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chkdsk hangs RRS feed

  • Question

  • Hello,

    I'm using Windows 7 Ultimate 64-bit SP1. I have a 6Tb volume that sits on an external RAID device, connected through a firewire 800 PCI card. Recently Windows has been saying that the volume contains errors and should be checked.

    Every time I run chkdsk, either in the system or at boot time, it just hangs at "Recovering orphaned file..." and sits there. I've let it run for as long as 30 hours and it does not move past this section. Task Manager states that chkdsk is occupying 960Mb of memory.

    Can anyone help? I'd prefer to just take the files away, create a fresh volume, and move them back, but I dont have a place to put so much data temporarily.

    Thanks,
    Mike

    • Moved by Carey FrischMVP Monday, July 25, 2011 9:11 PM Moved to more appropriate forum category (From:Windows 7 Miscellaneous)
    Monday, July 25, 2011 9:07 PM

All replies

  • Hi Mekantor, you said..

    Every time I run chkdsk, either in the system or at boot time, it just hangs at "Recovering orphaned file..." and sits there. I've let it run for as long as 30 hours and it does not move past this section. Task Manager states that chkdsk is occupying 960Mb of memory.

     

    Can you determine what the file is that is orphaned?

    Try 'HELP chkdsk" to get info .. the switches  /I    or   /C   might help as these reduce the amount of checking done.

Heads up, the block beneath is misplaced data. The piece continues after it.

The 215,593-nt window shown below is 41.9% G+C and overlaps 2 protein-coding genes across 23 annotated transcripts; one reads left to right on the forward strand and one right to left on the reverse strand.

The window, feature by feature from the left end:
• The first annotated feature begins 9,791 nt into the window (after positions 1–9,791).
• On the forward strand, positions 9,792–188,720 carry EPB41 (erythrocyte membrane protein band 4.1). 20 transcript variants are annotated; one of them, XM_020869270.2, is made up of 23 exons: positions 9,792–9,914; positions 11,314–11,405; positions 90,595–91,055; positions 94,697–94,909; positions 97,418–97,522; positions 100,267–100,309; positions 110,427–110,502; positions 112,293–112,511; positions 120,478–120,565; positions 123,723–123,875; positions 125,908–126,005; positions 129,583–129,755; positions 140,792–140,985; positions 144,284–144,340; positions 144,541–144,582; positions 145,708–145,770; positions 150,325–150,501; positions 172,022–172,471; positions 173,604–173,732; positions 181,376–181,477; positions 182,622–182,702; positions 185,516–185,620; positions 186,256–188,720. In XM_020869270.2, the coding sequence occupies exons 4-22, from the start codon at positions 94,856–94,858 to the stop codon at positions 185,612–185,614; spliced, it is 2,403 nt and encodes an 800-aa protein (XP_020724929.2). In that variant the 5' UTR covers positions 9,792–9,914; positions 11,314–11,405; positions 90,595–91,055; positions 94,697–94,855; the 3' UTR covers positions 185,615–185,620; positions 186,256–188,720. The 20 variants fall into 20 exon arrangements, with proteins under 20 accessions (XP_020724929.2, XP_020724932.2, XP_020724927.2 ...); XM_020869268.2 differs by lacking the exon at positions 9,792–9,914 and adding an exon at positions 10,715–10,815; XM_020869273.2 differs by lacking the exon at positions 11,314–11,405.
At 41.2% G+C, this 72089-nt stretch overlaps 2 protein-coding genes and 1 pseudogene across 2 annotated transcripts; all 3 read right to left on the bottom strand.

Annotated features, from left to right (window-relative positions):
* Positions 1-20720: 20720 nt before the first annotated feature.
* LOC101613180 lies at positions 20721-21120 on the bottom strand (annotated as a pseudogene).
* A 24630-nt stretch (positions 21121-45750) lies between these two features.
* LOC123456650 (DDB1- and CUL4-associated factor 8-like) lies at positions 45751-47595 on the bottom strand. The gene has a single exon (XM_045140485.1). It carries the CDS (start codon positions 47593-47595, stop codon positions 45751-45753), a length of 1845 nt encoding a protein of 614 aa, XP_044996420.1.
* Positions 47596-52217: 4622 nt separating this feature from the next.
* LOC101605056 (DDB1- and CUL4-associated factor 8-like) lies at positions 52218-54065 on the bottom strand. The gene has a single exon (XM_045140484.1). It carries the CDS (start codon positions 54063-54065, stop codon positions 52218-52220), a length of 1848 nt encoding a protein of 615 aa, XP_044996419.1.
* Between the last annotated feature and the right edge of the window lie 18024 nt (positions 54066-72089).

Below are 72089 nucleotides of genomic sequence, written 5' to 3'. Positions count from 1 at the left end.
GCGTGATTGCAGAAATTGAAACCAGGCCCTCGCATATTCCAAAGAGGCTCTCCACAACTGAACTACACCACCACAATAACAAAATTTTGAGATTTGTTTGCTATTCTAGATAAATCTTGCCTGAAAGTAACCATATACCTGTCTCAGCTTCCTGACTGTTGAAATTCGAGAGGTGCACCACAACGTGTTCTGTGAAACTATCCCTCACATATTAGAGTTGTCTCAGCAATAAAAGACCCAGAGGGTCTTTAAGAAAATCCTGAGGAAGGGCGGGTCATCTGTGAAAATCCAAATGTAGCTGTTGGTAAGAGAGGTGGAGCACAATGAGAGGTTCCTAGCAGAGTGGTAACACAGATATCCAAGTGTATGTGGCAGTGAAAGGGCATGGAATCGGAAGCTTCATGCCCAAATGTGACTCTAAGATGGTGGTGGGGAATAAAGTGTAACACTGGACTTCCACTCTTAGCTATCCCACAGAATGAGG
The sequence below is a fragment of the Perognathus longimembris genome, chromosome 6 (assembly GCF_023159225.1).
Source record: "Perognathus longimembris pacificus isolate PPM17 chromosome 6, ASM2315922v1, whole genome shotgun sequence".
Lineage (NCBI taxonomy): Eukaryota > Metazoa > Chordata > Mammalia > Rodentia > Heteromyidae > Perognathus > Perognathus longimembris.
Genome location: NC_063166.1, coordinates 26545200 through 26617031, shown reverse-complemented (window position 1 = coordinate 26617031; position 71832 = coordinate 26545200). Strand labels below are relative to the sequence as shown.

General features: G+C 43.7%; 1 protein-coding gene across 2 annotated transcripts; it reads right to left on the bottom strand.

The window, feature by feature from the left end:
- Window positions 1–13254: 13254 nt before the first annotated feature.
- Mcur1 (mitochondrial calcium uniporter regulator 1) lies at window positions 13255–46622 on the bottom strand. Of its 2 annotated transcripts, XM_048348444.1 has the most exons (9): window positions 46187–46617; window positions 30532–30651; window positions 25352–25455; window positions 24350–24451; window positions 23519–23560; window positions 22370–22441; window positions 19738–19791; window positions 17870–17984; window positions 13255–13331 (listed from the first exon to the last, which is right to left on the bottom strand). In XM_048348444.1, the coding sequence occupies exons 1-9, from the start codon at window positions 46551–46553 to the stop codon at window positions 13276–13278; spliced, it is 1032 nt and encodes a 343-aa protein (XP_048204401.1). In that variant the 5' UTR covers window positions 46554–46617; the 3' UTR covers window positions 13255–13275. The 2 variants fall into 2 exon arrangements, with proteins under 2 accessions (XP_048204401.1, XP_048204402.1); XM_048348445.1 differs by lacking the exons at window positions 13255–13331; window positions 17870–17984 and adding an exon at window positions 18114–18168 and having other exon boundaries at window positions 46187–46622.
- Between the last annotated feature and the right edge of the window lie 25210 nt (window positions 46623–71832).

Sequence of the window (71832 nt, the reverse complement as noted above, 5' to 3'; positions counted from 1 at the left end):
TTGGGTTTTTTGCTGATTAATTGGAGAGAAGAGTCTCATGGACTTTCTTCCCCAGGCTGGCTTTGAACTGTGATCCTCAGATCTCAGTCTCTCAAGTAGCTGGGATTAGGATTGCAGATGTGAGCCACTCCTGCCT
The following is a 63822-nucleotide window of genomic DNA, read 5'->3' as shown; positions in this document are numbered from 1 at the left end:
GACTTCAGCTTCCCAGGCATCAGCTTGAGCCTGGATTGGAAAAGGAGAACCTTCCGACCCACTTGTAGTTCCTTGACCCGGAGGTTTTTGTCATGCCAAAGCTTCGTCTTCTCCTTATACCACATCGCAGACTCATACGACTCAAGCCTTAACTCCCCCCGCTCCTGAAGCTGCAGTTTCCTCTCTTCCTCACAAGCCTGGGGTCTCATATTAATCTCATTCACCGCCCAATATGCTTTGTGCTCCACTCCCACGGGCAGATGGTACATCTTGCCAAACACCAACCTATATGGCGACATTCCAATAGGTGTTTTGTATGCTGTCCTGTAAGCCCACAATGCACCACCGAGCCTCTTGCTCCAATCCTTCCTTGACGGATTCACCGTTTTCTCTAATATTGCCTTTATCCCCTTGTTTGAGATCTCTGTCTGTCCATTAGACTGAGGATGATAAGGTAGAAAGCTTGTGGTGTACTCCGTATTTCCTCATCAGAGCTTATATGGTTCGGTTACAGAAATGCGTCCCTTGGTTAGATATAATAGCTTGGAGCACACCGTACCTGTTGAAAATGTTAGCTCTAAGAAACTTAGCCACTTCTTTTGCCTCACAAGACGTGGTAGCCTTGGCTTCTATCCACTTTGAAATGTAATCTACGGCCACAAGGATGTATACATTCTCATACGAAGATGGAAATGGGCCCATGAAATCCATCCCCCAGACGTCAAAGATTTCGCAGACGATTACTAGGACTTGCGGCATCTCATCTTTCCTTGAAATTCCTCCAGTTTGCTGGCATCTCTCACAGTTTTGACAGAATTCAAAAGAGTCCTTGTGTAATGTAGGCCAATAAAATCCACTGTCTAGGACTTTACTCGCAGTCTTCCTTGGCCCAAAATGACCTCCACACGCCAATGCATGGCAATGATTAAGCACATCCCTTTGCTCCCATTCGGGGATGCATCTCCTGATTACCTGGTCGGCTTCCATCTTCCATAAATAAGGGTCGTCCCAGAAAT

There could be other disk checking tools you can use that might circumvent a problem with chkdsk.

     

    Regards, pkn2011


    If my post was helpful - give it a Vote. If it helps solve your problem - propose it as Answer. ;-)
    Tuesday, July 26, 2011 12:01 AM
  • The first orphaned file it tries to recover is always the same JPG from a digital camera. I noticed yesterday that no new files are showing up. When I move files to the volume there is no error, but then they arent where they were placed, and the amount of orphaned files grows, so I guess they are there "somewhere" and the index doesnt note them.

    I plugged the storage device into another computer using USB instead of Firewire, and ran chkdsk. It did the same thing, this was a Windows 7 Professional x86 SP1 computer. The storage device does internal drive checking using SMART and bad sector scanning, it reports no hardware problems, but it doesnt support any sort of filesystem checking, which is the issue I seem to be having.

    I just placed an order for a 3TB drive, which combined with some other storage should give me enough space to offload all content from this drive, at which point I will just recreate the volume and probably loose about four thousand of these orphaned files... unless there is a way to actually repair this filesystem.